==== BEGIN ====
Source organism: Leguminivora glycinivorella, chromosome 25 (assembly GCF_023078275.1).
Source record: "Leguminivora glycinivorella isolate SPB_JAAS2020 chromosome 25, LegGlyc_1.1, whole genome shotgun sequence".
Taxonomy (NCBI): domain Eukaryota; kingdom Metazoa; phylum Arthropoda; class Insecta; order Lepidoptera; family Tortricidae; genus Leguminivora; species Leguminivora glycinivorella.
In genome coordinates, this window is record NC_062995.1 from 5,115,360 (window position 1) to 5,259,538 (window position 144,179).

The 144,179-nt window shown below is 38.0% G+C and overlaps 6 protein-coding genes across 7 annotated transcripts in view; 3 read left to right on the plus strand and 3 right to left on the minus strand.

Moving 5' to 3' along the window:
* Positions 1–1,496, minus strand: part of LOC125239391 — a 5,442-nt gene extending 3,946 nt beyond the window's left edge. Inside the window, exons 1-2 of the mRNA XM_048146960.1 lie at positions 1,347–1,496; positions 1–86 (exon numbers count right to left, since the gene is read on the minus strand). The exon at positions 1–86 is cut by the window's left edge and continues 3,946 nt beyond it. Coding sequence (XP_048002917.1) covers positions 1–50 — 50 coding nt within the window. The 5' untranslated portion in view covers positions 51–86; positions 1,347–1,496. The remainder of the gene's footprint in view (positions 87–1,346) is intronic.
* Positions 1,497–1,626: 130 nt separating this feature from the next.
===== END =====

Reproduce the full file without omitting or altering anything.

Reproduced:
Source organism: Leguminivora glycinivorella, chromosome 25 (assembly GCF_023078275.1).
Source record: "Leguminivora glycinivorella isolate SPB_JAAS2020 chromosome 25, LegGlyc_1.1, whole genome shotgun sequence".
Taxonomy (NCBI): domain Eukaryota; kingdom Metazoa; phylum Arthropoda; class Insecta; order Lepidoptera; family Tortricidae; genus Leguminivora; species Leguminivora glycinivorella.
In genome coordinates, this window is record NC_062995.1 from 5,115,360 (window position 1) to 5,259,538 (window position 144,179).

The 144,179-nt window shown below is 38.0% G+C and overlaps 6 protein-coding genes across 7 annotated transcripts in view; 3 read left to right on the plus strand and 3 right to left on the minus strand.

Moving 5' to 3' along the window:
* Positions 1–1,496, minus strand: part of LOC125239391 — a 5,442-nt gene extending 3,946 nt beyond the window's left edge. Inside the window, exons 1-2 of the mRNA XM_048146960.1 lie at positions 1,347–1,496; positions 1–86 (exon numbers count right to left, since the gene is read on the minus strand). The exon at positions 1–86 is cut by the window's left edge and continues 3,946 nt beyond it. Coding sequence (XP_048002917.1) covers positions 1–50 — 50 coding nt within the window. The 5' untranslated portion in view covers positions 51–86; positions 1,347–1,496. The remainder of the gene's footprint in view (positions 87–1,346) is intronic.
* Positions 1,497–1,626: 130 nt separating this feature from the next.